Friday, April 20th, 2012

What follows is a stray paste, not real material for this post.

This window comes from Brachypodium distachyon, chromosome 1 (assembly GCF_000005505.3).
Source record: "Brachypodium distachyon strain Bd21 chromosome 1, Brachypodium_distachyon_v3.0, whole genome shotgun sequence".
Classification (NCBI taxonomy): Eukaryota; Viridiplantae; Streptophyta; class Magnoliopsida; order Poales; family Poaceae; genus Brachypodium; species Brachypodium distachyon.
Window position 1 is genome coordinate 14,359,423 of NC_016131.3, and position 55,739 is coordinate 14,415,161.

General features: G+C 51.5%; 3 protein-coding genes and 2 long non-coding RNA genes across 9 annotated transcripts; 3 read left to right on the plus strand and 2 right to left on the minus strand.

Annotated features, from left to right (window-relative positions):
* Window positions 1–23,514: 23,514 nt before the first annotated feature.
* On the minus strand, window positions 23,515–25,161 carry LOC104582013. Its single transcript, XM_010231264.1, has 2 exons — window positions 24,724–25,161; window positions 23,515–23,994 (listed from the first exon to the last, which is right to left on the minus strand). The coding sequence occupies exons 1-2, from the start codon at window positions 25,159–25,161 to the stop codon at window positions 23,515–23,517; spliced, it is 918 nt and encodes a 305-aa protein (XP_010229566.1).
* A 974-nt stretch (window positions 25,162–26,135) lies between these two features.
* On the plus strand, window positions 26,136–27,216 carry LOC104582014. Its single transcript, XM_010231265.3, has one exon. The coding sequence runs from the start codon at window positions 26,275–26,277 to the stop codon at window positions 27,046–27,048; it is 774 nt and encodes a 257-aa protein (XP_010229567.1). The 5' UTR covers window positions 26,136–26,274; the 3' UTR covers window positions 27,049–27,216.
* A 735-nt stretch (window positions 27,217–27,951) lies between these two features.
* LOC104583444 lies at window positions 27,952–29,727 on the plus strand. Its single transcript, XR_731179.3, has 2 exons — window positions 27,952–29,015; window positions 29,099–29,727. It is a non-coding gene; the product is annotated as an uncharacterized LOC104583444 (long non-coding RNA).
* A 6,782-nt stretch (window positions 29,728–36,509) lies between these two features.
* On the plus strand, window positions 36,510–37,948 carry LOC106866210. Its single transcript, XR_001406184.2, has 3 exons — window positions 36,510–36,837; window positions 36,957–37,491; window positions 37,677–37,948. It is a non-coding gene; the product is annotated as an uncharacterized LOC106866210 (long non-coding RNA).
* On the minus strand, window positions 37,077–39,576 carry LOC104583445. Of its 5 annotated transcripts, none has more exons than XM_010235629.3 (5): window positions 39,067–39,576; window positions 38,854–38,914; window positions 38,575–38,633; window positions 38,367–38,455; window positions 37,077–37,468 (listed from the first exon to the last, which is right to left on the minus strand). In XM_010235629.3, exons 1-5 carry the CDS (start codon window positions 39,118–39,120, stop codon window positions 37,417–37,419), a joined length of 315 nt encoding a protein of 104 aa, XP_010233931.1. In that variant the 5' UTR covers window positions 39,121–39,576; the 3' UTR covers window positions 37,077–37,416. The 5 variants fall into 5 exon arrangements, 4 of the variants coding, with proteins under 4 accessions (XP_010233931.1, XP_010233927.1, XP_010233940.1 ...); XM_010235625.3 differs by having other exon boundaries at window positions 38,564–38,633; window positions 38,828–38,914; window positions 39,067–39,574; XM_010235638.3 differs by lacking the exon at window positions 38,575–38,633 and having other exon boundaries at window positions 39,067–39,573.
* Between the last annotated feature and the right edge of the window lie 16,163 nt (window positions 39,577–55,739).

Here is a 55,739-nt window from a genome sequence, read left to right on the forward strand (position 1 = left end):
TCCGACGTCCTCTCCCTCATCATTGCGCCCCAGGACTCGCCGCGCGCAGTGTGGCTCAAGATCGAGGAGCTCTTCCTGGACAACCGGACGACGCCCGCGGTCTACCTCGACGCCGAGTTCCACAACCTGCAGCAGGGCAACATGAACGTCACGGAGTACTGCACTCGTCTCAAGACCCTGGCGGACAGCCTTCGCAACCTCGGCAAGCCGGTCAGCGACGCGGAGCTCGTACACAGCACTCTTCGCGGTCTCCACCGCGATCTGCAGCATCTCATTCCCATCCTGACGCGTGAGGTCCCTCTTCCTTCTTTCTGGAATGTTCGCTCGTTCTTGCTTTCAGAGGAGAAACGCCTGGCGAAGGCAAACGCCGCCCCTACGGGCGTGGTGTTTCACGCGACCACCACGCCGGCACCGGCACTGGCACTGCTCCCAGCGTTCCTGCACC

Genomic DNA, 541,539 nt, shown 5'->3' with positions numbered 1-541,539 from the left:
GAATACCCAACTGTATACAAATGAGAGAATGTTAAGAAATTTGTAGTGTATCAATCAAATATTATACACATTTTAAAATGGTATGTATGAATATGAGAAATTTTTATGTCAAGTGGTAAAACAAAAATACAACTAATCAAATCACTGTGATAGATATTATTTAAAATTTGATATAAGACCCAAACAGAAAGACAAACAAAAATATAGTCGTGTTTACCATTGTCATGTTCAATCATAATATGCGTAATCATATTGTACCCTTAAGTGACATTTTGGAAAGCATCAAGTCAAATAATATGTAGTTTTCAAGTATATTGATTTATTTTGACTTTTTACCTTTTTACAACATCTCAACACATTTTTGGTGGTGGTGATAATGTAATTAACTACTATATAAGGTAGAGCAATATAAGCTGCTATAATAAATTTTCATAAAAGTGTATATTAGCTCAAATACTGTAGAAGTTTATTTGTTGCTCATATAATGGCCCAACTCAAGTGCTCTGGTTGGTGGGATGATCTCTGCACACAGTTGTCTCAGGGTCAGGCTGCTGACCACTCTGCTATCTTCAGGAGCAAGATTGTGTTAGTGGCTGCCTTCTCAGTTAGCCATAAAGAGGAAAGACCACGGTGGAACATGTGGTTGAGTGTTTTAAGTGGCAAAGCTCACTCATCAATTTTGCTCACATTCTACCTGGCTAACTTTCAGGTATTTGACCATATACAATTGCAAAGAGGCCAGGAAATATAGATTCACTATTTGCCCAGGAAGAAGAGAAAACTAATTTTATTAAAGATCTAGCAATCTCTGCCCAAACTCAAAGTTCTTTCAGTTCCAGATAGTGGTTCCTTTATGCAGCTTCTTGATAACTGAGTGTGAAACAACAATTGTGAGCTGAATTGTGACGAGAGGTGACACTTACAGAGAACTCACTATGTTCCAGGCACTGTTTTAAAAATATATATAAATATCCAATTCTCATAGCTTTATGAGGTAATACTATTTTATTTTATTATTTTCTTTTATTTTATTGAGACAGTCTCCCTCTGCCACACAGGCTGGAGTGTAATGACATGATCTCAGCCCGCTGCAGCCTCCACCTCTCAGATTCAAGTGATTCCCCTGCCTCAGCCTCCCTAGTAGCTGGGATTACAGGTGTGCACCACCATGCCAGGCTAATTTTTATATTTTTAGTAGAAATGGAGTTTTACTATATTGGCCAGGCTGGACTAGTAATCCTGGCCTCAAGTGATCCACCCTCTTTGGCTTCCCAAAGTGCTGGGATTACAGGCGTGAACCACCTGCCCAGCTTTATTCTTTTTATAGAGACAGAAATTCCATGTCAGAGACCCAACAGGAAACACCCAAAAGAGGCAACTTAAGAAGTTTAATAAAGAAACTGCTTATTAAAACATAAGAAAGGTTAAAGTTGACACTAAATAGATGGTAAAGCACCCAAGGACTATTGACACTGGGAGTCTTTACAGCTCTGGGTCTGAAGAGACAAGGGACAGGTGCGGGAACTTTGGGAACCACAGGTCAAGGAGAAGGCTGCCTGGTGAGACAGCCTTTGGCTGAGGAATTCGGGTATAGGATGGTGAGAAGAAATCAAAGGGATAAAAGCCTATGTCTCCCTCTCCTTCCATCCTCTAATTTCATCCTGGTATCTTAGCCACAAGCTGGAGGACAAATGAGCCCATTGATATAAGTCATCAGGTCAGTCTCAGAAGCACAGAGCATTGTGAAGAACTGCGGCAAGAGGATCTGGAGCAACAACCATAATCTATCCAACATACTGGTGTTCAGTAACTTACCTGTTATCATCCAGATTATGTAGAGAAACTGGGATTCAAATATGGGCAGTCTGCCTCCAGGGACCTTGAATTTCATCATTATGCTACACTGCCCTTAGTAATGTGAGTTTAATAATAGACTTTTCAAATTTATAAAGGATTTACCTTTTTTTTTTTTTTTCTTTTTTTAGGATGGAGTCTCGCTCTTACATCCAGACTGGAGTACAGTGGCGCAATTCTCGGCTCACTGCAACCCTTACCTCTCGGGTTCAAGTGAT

Pity the Christian pastor. He — and for the purposes of this essay, it’ll always be a he — has a bright, eager young couple before him and, behind them, a church full of family and friends happy to share in the joy of their wedding. The ceremony he’s performed many times before is nonetheless unique for this woman and this man. If he knows the couple, he can add a few anecdotes and a couple of personal references that enhance the atmosphere in which they’ll take their vows, and he’ll always be sure to send them on their marital way with the admonition to love, honor, respect and be faithful to one another ’til death do them part. Thankfully, most of them will by now have recognized that asking the woman to obey her husband is unScriptural, but if the couple is married in Moscow, it’s likely that she’ll have to agree to that. Our good evangelical pastor will know, of course, that half of the marriages he and his brethren perform will end in divorce, just like the marriages begun by non-Christian pastors, justices of the peace, and the ordained fringe, but he’ll hope this couple makes it. So to be sure, he will usually quote from Ephesians 5, which assures women that they must submit to their husbands and admonishes men to love their wives as Christ loves the Church. He may, if he’s brave, go into the verses that follow, which are a heady and difficult metaphor that, if taken literally, charges the husband with his wife’s spiritual well-being and purity and, if taken reasonably and in context, still leave everyone wondering just where the husband’s role ends and Christ’s takes over. He’ll be sure the woman knows that submission to her guy is God’s plan, although nowadays he’ll offer a tepid warning that she must never be subject to violence or abuse — only subject, by virtue of her sex, to her husband. And he’ll tell the man to show “true Biblical manhood” by loving his wife as an equal, never lording — at least not too much — his authority over her. He’ll have the Bible on his side, and most of the audience will know that they’ve attended a truly Christian wedding. They’ll never really notice that he doesn’t mention the verse that precedes the ones about wives submitting and husbands loving: Ephesians 5:21, which, in introducing the sometimes-difficult metaphorical nature of the twelve verses that follow, says unequivocally: Submit to one another out of reverence for Christ. Submit. To one another. Even for the Biblical literalist, this is clear — the husbands and wives addressed in the next section are charged initially with submitting to EACH OTHER, and to do so as a sign of their love for Christ Jesus. Hermeneutically and logically, this is the foundational statement through which subsequent verses must be interpreted. It’s Bible Study 101 — unless the practice of it undermines the masculinist view of marriage today that insists that the purpose of the passage is not mutual submission, but unilateral submission; hierarchy, not an egalitarian, symbiotic living out of the Christian life in the family. Alas, it’s the masculinist view of marriage that prevails, and the winds of the hierarchy it promotes are blowing through the church with perhaps even greater gusto than in decades past. The New Reformers and the Christian Patriarchs have ramped up their insistence that marriage is founded on the literal words of Ephesians 5:22-28, wherein the wife is indeed told to submit to her husband and the husband is — it’s right there on the page — told to just love his wife, regardless of the metaphorical confusion of the verses that continue through v. 33 that quizzically seems to make them way more accountable for their wife’s spiritual condition than the rest of Scripture would allow. This is the sort of confusion that makes it possible for Doug Wilson’s son-in-law, Ben Merkle, to a write an odious and silly piece suggesting that if a woman cries out and acts up during what he unfortunately calls “child labor” but what grownups call “childbirth,” it’s the fault of the husband for not adequately preparing her spiritually, as — say it with me now! — Ephesians 5 insists. That hundreds, perhaps thousands, of Wilson accolytes have read this and taken it to heart is grievous, but a Church captured by willful ignorance and willing conformity to culture tends to have that happen. But the Biblical literalist, the one who looks at “the plain words on the paper” and who eschews any idea of context — the truth that the recipients of Paul’s letter were steeped in a culture that promoted the kind of pagan goddess worship that had women running roughshod over men in an attempt to work out their “religion” — has a problem. First, it’s undeniable, right there in the text, that marital submission is to be mutual (v. 21). That sets the hermeneutical and practical understanding of the verses that follow. Second, if the text following is to be “taken literally,” then women don’t have to love their husbands, just submit to them, and ONLY husbands have to demonstrate love in the marriage, while never submitting. If the submission in v. 22 is unequivocally unilateral, then the love in v. 25 is as well. Interestingly, it often works out that way in patriarchal marriage — the woman submits but finds herself unable to love the man in authority over her, and the man loves his compliant wife while failing to develop any particular, real respect for her. The third problem is that this understanding of Ephesians 5:21-33 is that what is clearly, in. vv. 29-33, a metaphor — which, by definition, cannot be taken literally without doing grave violence to the idea it hopes to represent — is taken literally (although the idea in v. 31 that a man move to his wife’s people and not the reverse, as initially stated in Genesis, is rarely considered), which results in a very odd, and alien to the doctrine of soteriology and sanctification, determination that the husband be the mediator between the wife and Christ. Paul echoes what the rest of the New Testament teaches: There is only one mediator between God and humankind, and that’s the human One, Christ Jesus (1 Timothy 2:5). The husband cannot save or sanctify his wife, and a wooden,lifeless, literal and lacking-in-context insistence on the hierarchical and unbalanced submission and love of a “just the words on the page” of Ephesians 5:22-33 does damage to the text’s intention, purposely ignores v.21, violates the testimony of the Gospel of salvation, and, not incidentally, results in marriages that reflect not Christ’s love for and union with the Body, but a weird, sometimes oppressive, always inaccurate coupling that looks a whole lot more like the culture around it than the Body from which it sprung. It’s what people expect, though, and it’s what our beleaguered pastor feels he must offer in marriage ceremonies — a bland, literal complementarianism that satisfies the couple — it’s a “Christian” wedding after all! — and reassures the congregation. That he and others like him fail to see the redemptive, wholistic, glorious mutuality of Ephesians 5 is not just tragic, not just unfortunate, and not just the predictable result of decades of insistence on “the woman’s place in the home.” It’s also too often a recipe for abuse, alienation, anger and anxiety — the very things that Holy Spirit of Christ has promised to deliver us from. Ephesians 5 is a beautiful passage — when understood properly. In the hands of the inept, the unwilling, the weary and the comfortable, though, this part of God’s Word has begun many a Christian marriage on a rocky, unwavering path to failure. Marriage can only flourish when both people love, both people submit, both people trust, and both people nourish each other. That’s the theme of the Gospel and the testimony of the New Testament, but it seems hidden from, or perhaps by, today’s pastoral body — to their shame and to our disgrace.